Out of the park
Clint Eastwood and a superb cast hit it out of the park in Trouble With The Curve, a great entertainment filled with heart, humour, family drama and fantastic acting.
As an aging baseball scout battling failing vision, Eastwood must compete with computer programs and younger corporate know-it-alls, plus deal with a grown daughter (Amy Adams) who only wants his attention. This smart and extremely likeable outing has the veteran star right where he belongs and should draw his fans and beyond.
If Eastwood’s recent “trouble with the chair” at the Republican convention doesn’t keep Democrats away, Warner Bros should have a sizable fall hit that can stay on base for several weeks. To use the lingo of Eastwood’s character Gus, “It’s got promise, kid.”
Gus (Eastwood) is a proud career baseball scout facing down the sad reality that computer programmers think they can spot a promising ballplayer better than the grand old man. (Blame last fall’s hit Moneyball.) The game – and how players are recruited to the game – is changing, and so is Gus.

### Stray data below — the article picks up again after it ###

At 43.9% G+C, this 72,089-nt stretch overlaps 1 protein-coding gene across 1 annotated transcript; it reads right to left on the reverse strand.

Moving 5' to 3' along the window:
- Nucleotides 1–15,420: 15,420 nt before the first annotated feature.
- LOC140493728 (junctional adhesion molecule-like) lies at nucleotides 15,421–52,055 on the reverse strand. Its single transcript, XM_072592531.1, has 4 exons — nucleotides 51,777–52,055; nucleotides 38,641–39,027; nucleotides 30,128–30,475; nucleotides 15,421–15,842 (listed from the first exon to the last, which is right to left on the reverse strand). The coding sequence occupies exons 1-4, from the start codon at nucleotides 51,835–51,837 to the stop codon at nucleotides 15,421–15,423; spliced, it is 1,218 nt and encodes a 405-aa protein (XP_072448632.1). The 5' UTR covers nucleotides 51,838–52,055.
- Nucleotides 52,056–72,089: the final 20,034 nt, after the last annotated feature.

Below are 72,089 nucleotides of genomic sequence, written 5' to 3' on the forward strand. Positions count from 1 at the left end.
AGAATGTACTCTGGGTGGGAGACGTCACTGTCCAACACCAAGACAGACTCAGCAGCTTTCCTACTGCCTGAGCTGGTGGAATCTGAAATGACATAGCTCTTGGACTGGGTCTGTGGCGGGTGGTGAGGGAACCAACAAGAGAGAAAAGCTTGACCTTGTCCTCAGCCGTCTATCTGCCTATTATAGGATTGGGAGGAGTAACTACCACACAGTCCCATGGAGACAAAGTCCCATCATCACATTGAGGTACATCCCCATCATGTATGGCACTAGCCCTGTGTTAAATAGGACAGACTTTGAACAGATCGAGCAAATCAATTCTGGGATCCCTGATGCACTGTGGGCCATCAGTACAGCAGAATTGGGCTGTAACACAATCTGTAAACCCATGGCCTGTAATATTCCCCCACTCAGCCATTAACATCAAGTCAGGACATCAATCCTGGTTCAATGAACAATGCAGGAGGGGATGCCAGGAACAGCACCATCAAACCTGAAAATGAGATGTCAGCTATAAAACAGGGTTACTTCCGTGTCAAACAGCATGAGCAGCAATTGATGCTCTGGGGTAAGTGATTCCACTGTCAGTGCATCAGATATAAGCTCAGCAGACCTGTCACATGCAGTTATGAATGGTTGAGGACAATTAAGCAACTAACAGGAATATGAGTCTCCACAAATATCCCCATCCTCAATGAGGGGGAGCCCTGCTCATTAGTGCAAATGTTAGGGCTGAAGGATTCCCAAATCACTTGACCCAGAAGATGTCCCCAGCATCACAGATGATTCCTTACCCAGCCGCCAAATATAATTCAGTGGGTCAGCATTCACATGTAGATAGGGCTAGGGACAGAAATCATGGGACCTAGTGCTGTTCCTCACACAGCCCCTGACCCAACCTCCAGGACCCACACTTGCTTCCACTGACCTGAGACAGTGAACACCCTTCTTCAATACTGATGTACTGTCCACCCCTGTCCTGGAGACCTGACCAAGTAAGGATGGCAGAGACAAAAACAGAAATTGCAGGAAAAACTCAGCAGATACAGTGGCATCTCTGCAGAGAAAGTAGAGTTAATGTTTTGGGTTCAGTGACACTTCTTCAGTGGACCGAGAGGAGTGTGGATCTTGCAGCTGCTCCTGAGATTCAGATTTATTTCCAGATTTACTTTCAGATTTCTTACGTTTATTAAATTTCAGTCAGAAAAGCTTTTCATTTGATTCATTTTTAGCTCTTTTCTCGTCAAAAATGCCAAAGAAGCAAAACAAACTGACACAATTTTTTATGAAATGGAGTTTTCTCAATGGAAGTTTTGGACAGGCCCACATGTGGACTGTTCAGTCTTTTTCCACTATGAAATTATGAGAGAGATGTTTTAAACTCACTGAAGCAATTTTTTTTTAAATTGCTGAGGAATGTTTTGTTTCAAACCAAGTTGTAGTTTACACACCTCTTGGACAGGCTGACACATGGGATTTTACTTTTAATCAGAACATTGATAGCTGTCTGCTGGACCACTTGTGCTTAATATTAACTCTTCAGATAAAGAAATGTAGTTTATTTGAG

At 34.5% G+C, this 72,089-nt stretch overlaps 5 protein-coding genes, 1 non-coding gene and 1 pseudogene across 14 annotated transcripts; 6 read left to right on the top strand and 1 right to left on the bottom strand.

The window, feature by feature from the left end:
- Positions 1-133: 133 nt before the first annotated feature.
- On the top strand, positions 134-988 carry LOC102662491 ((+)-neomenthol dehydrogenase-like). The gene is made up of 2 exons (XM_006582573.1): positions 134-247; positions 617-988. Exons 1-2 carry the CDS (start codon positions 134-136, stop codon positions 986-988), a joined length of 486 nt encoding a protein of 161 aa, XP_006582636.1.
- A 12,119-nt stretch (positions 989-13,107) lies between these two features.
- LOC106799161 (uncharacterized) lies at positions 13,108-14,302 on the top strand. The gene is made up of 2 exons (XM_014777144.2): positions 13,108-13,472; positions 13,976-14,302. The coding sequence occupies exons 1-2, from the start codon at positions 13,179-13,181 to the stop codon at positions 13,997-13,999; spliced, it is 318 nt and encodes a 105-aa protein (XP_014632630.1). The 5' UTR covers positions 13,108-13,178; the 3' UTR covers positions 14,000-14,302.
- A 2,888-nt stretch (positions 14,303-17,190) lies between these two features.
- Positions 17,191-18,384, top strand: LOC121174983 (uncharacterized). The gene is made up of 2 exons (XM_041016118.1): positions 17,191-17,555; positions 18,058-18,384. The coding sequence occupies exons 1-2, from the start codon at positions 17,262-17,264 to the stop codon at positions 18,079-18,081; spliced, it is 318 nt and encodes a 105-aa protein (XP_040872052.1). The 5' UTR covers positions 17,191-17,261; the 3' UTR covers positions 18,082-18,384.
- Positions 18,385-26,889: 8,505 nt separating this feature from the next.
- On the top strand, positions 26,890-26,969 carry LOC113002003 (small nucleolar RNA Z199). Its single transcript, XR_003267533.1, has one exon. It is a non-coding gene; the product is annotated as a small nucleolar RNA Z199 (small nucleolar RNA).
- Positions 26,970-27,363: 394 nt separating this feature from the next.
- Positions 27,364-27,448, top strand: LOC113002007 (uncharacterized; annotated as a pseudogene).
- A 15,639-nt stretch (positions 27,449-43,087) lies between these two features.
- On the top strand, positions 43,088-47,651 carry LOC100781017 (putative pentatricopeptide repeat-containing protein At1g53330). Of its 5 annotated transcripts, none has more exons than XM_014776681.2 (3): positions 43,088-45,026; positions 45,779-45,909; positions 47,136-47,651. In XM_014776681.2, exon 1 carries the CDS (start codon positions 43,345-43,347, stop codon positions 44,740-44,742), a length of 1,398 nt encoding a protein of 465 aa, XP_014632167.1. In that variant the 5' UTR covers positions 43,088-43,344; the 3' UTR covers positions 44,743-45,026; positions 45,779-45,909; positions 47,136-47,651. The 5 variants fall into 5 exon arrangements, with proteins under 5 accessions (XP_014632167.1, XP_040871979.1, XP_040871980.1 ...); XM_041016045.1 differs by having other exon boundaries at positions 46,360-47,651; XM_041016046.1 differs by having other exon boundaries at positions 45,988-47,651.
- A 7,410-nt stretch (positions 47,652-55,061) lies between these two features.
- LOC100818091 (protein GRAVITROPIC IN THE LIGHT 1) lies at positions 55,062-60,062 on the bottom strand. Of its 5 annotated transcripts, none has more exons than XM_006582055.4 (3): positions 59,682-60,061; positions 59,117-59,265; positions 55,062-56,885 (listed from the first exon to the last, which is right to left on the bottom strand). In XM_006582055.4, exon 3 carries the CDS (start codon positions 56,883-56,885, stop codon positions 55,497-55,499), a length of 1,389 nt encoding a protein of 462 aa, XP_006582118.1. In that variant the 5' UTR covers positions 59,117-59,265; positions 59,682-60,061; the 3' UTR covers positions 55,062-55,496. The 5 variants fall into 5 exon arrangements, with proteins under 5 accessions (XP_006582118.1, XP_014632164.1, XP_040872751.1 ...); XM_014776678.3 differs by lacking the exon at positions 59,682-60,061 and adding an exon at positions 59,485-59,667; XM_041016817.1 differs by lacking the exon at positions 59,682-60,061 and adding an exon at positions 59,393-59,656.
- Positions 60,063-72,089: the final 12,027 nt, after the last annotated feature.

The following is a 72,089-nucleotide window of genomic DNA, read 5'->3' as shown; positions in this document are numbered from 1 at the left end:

He’s painfully aware that all those years on the road caused him to neglect his daughter Mickey (a simply terrific Amy Adams), now a lawyer. Yet despite her successful job, she’s really a tomboy who’d rather hang in the baseball stands with her dad and maybe even quit the corporate world to follow in his footsteps.
Her own efforts at creating a real relationship with her father take a toll on her career and get complicated further still by a slow-building romance with Johnny (Justin Timberlake), a rival baseball scout.
Despite all his problems, Gus clearly still has a natural affinity for finding the talent to make the team but is constantly at odds with new ways of doing business in the front office, particularly in his bouts with cocky executive (Matthew Lillard) who so trusts in his computer-generated data that he convinces the club’s owner to sign a player Gus says is incapable of hitting the curve.
Eastwood, taking a rare respite from the directing reins, is at ease in the role, never hitting a false note as he creates a three-dimensional man and very recognisable character finally dealing with everything he’s neglected as he nears the end of his career and life.
This is Eastwood the way we love to see him: the performance he was born to give, and his best in years. His chemistry with Adams is perfection and you root for these two despite the curves thrown in their own relationship.
Timberlake also scores, as the former pop star is surprisingly engaging as a young scout with an eye both for players but also Adams. Lillard is appropriately menacing and annoying, and as a bonus, there’s a fine supporting group that includes veterans John Goodman and Ed Lauter.
Giving directorial control to his longtime producer Robert Lorenz proves to be an excellent idea for Eastwood who, given enough time and care, can still nail a great role. And he’s got one here.